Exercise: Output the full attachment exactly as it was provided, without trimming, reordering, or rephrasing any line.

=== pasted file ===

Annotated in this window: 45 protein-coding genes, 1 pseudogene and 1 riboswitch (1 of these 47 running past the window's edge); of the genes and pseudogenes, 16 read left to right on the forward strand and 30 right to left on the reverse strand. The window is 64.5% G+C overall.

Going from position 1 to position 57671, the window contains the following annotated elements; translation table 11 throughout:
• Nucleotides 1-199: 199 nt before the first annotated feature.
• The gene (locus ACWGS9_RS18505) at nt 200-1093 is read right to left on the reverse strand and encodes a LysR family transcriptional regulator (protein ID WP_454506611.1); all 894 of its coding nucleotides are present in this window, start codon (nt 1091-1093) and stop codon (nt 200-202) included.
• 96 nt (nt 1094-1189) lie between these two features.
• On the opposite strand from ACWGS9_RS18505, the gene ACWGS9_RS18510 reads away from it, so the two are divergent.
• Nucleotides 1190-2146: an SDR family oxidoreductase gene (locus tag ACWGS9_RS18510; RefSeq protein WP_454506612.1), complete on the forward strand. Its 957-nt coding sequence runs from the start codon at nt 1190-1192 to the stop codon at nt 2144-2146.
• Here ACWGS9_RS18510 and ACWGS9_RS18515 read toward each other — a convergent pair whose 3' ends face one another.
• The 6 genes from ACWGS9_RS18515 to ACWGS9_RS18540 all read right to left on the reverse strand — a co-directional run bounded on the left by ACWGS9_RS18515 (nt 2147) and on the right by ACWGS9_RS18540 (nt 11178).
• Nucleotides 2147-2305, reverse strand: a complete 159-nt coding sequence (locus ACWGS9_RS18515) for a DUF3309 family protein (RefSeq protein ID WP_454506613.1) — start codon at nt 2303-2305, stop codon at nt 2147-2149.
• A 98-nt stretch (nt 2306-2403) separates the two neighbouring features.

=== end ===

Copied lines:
Annotated in this window: 45 protein-coding genes, 1 pseudogene and 1 riboswitch (1 of these 47 running past the window's edge); of the genes and pseudogenes, 16 read left to right on the forward strand and 30 right to left on the reverse strand. The window is 64.5% G+C overall.

Going from position 1 to position 57671, the window contains the following annotated elements; translation table 11 throughout:
• Nucleotides 1-199: 199 nt before the first annotated feature.
• The gene (locus ACWGS9_RS18505) at nt 200-1093 is read right to left on the reverse strand and encodes a LysR family transcriptional regulator (protein ID WP_454506611.1); all 894 of its coding nucleotides are present in this window, start codon (nt 1091-1093) and stop codon (nt 200-202) included.
• 96 nt (nt 1094-1189) lie between these two features.
• On the opposite strand from ACWGS9_RS18505, the gene ACWGS9_RS18510 reads away from it, so the two are divergent.
• Nucleotides 1190-2146: an SDR family oxidoreductase gene (locus tag ACWGS9_RS18510; RefSeq protein WP_454506612.1), complete on the forward strand. Its 957-nt coding sequence runs from the start codon at nt 1190-1192 to the stop codon at nt 2144-2146.
• Here ACWGS9_RS18510 and ACWGS9_RS18515 read toward each other — a convergent pair whose 3' ends face one another.
• The 6 genes from ACWGS9_RS18515 to ACWGS9_RS18540 all read right to left on the reverse strand — a co-directional run bounded on the left by ACWGS9_RS18515 (nt 2147) and on the right by ACWGS9_RS18540 (nt 11178).
• Nucleotides 2147-2305, reverse strand: a complete 159-nt coding sequence (locus ACWGS9_RS18515) for a DUF3309 family protein (RefSeq protein ID WP_454506613.1) — start codon at nt 2303-2305, stop codon at nt 2147-2149.
• A 98-nt stretch (nt 2306-2403) separates the two neighbouring features.